Congress votes 255-178 to maintain 16-year ban on subsidized abortions

July 01, 1993|By Karen Hosler | Karen Hosler,Washington Bureau

WASHINGTON -- Mounting frustration among women and blacks, many of them freshmen members of Congress, exploded in a near shoving match on the House floor yesterday as conservative forces won a fight to maintain a 16-year ban on federally financed abortions for poor women.

"White Southern males still think they know what's best for poor women; the women have no choice," fumed Rep. Corrine Brown, a black freshman Democrat from Florida after the vote. "I've been here for five months, and things are still run by white men in blue suits."

In the first big test of the year on abortion, the House voted 255-178 in favor of its long-standing position to limit Medicaid abortions to cases of rape, incest or when the life of the woman is endangered by pregnancy.

The margin of victory for abortion foes signals poor prospects for the Freedom of Choice Act, which would limit restrictions states can impose on abortion.

It also threatens chances of abortion coverage being included in the president's health care legislation.

"It certainly wasn't a great day; in fact, it was most nasty and unpleasant," observed Rep. Nita M. Lowey, a New York Democrat who had been hopeful the ban on Medicaid abortions would be lifted.

Aides to President Clinton, who supports lifting the abortion restrictions, remained optimistic that more moderate language would come out of a joint conference committee with the Senate on the appropriation bill for the Department of Health and Human Services.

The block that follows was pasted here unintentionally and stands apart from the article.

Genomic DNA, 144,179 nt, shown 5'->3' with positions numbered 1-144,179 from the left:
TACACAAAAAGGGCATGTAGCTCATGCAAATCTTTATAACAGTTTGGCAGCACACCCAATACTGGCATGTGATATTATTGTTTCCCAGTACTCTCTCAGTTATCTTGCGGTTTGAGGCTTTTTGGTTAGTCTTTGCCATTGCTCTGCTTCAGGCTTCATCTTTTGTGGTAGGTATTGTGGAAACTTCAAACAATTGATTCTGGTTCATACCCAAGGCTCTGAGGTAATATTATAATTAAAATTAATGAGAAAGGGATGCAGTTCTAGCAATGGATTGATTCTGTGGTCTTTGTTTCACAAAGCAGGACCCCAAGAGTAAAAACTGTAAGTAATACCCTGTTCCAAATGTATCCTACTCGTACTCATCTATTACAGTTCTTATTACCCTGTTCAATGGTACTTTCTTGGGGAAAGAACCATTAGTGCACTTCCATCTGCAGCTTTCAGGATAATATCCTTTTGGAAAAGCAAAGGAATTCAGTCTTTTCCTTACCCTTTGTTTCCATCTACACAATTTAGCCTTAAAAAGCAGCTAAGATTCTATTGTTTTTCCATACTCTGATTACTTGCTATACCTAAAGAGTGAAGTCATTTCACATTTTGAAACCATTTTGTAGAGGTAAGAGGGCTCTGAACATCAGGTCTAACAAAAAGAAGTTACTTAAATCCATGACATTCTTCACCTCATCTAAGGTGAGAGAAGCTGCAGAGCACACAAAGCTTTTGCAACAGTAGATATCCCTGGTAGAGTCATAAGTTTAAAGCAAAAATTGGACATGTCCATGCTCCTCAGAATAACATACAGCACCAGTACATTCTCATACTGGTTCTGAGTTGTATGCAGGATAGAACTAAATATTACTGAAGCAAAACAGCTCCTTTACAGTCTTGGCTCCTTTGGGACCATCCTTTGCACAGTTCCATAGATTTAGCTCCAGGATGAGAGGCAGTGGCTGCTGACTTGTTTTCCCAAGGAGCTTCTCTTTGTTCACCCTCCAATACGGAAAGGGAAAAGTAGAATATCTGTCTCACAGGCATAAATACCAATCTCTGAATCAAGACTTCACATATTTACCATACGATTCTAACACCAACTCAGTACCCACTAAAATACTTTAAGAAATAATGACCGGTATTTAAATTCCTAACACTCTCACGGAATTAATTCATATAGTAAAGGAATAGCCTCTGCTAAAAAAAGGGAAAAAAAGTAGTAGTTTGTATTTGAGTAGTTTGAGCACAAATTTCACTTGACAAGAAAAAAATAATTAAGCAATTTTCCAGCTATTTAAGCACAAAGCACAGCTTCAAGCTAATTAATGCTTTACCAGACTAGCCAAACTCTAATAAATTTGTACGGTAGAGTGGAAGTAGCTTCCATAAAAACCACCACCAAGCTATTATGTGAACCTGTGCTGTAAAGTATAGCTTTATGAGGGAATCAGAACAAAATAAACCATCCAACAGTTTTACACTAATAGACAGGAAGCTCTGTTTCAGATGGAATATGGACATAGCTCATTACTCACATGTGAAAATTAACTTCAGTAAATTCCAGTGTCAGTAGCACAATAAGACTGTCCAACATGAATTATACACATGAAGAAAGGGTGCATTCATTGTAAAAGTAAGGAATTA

Rep. Don Edwards, D-Calif., another leading abortion rights advocate, said it was clear the influx of 114 new members in the House had not yet significantly changed the sentiment on abortion.

Among the Maryland delegation, the following Republican representatives voted in favor of keeping the ban: Roscoe G. Bartlett, Helen Delich Bentley and Wayne T. Gilchrest.

Voting against the ban were the following Democratic representatives: Benjamin L. Cardin, Steny H. Hoyer, Albert R. Wynn and Kweisi Mfume. Rep. Constance A. Morella, the Montgomery County Republican, also voted in favor of lifting the ban.

The vote came in the midst of an emotional power struggle over procedure that took on racial overtones.

"We tell people: 'You can't have a job, you can't have an education, you can't have a decent place to live, but here's what we'll do, we'll give you a free abortion,' " observed Rep. Henry J. Hyde, the Illinois Republican who has sponsored the so-called Hyde amendment for nearly two decades.

He suggested, in a reference he later attributed to Planned Parenthood founder Margaret Sanger, that some advocates of abortion take the view that, "There are too many of you people and we want to refine . . . the breed."

When Rep. Cardiss Collins, a black Chicago Democrat, announced she was "offended by that kind of debate," Mr. Hyde retorted: "I probably know your district better than you do. Talk to your ministers."

Pandemonium broke out as Mr. Hyde crossed the chamber to offer an apology to Ms. Collins and wound up offending much of the Women's Caucus and the Black Caucus.

Rep. Carrie Meek, a black Florida Democrat, was in tears and was consoled by colleagues when Mr. Hyde returned to his side of the aisle.

"He came over here and said: 'I'm trying to help poor black kids,' " reported Representative Brown, the Florida freshman, who expressed anger at conservative Republicans who oppose money for job training and other programs designed to help inner-city youth. "What hypocrites!"

Later, Mr. Hyde apologized on the House floor and ordered his remarks to Ms. Collins stricken from the record.

Yesterday's outburst was partly the result of long-simmering resentments among more liberal members who feel much needed new social spending is being forced to take a back seat to deficit reduction.

"I think there's a lot more going on here than just abortion," said Rep. Vic Fazio, a California Democrat who serves as co-chairman of the House Democratic Caucus. "The disappointment among freshmen is more poignant because they came to Congress hoping to move the country more rapidly than they've been able to."

Even though legislators said there may be problems with the new Hyde amendment, the fact that it passed was considered significant.

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